Put the content before the design of your website, and don’t look back

Content goes first

We build websites backward, and in doing so, we forget that content is the most important thing to drive business.

It took me a long time to figure that out, but I understand why. Mostly, in the world of small business, owners (and web developers) don’t think in terms of planning.

Frankly, I didn’t much when I was a website builder.

(btw, I am purposely using builder vs. developer or designer- I was more of a builder)

We were building a website. In the early days, the technical aspect was so involved that things like content were pretty far down the list.

That’s just how it was.

As time went on, tools replace many of the hard coding jobs, and we started to think more about things like design (how pretty it is) and content.

Then, we (the industry) started thinking about how to get users to contact the business owner.

Nowadays, with all of the website builders on the market, for small business owners, the technical part is often among the least difficult parts of the process.

Thus, we understand now, that the most important part of a website project is solving a problem, and the most pressing problem of businesses of all sizes is converting visitors.

That’s it.

Things like traffic also matter, but you can kick start that with influencers and PPC ads.

Consider what Chris Lema said in a series of posts tonight.

This one right here is gold:

So, we build our websites backward.

Now, to be fair, Chris is talking about function and purpose and my focus is on content, but the rant is the same. Function, purpose, and content are just too important to ignore before design.

It is way too easy, especially if you feel you are in a time crunch, to pick a cool theme and get going.

“Slow down there buttercup!”

I mean, seriously.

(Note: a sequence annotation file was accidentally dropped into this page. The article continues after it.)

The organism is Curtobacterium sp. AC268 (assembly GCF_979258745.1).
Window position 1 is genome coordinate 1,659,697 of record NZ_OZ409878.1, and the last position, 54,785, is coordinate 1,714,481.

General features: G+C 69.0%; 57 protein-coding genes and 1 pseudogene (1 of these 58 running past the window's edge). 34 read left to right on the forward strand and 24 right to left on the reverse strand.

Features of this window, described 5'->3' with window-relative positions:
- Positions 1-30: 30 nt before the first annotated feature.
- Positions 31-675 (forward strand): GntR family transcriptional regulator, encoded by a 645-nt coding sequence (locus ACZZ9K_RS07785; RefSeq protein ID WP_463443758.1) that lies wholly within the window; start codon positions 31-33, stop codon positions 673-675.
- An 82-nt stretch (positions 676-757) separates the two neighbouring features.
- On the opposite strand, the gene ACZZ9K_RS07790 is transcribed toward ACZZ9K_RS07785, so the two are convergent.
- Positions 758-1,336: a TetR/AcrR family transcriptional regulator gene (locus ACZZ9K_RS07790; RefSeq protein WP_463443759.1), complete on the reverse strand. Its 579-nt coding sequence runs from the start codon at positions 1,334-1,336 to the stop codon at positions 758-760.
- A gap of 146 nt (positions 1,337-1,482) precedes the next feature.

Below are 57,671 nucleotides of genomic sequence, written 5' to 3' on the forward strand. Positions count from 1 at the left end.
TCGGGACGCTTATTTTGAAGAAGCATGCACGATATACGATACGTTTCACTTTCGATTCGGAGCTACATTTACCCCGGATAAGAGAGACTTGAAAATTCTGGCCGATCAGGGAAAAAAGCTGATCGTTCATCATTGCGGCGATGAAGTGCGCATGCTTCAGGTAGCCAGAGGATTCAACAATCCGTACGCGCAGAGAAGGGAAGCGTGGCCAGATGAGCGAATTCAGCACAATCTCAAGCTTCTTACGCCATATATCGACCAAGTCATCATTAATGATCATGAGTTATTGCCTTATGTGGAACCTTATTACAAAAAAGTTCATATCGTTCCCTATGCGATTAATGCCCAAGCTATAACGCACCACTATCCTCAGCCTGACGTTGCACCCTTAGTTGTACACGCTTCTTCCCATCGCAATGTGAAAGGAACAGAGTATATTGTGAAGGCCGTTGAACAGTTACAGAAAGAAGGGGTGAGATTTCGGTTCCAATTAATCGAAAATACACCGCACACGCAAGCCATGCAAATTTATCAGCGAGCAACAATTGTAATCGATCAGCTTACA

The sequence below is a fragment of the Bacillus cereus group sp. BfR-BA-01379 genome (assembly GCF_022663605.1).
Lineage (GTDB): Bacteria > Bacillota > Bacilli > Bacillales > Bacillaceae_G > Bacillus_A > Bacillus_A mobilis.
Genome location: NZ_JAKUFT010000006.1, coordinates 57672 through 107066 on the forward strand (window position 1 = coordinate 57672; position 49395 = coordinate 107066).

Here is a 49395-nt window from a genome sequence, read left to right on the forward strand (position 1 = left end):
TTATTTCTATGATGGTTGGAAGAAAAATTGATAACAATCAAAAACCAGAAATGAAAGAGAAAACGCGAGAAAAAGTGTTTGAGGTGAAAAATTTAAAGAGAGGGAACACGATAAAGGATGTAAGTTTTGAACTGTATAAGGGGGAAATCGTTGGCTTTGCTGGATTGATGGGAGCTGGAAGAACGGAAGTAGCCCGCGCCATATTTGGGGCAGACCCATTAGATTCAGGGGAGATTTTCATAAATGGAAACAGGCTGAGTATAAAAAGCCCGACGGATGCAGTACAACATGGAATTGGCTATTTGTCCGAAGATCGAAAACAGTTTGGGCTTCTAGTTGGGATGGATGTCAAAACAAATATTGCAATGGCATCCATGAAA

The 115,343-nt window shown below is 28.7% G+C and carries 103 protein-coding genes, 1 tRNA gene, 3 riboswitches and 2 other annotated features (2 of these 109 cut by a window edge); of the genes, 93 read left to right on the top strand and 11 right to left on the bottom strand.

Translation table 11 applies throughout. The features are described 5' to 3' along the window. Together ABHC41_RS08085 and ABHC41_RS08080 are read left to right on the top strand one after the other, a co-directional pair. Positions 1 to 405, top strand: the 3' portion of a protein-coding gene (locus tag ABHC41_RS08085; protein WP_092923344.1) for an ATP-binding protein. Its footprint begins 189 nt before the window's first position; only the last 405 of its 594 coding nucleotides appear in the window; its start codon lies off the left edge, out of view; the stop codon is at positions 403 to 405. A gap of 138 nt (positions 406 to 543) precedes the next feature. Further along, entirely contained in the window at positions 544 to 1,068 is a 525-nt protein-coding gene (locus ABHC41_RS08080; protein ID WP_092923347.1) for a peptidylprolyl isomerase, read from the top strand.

What’s going to happen if you are going to get that thing going (the theme) and start trying to cram content into your content areas. If you have premade content (which I doubt), you may find it don’t work with said cool theme you chose. If you don’t, then you spend time building out content to go into your cool new theme.

Whoa! The content doesn’t work.

Well, let’s just choose another theme.

Let’s drop another 50 bucks on a new theme.

How much is your time worth?

How much time did you waste figuring out your content doesn’t fit.

“If it doesn’t fit, you must acquit.” Those were, of course, the famous words of OJ Simpson’s attorney, and the turning point in his trial (the first one).

Purpose and function (as Chris mentions), goes out the window.

A few months later you are looking at your Google Analytics and scratching your head.

Little traffic and little movement.

You are building your website backward!

What is your purpose?

This one simple question changes everything.

“Begin with the end in mind.” That is a quote and chapter taken from the 7 Habits of Highly Effective People by Stephen Covey.

See, https://www.stephencovey.com/7habits/7habits-habit2.php

It is funny how this principle goes out the window.

Look, I know that we have to have agility in business, be willing to pivot and change directions.

I get that.

However, with a website, it makes a huge difference if you are going to build an eCommerce website or a marketing website.

These days, there are no more static, brochure websites. Well, those that exist are left behind in a time machine.

You simply can’t get by with a static site unless you have absolutely no goals for your website. (That’s harsh, maybe a couple goals.)

Your website has to be active, breathing, living.

And with its activity, there needs to be a purpose.

The purpose then supports the goals.

The goals then support the content.

And the content, it then supports the website.

Content has to be active.

And it all comes back to purpose.

If you can’t answer that question, your website will wander aimlessly.

And if it is gorgeous?

Well, it is the most gorgeous, aimless, website in existence.

Where do I start?

I think that you should start with a blueprint, a strategy. That’s right!

I am currently working on building a content blueprint that can easily be replicated.

Of course, you need to know your goals, but once that is set, you start filling in your content blueprint.

There are certain aspects of a website that should be filled in.

Additionally, you should already have nailed down things such as your Unique Value Proposition which helps you with your company and product differentiation.

I am working on something for that too 🙂

What do you say?

When you start a website project, how do you start?

Do you pay attention to the content?

Are you only concerned about design?

Let’s do a better job with website projects, shall we?

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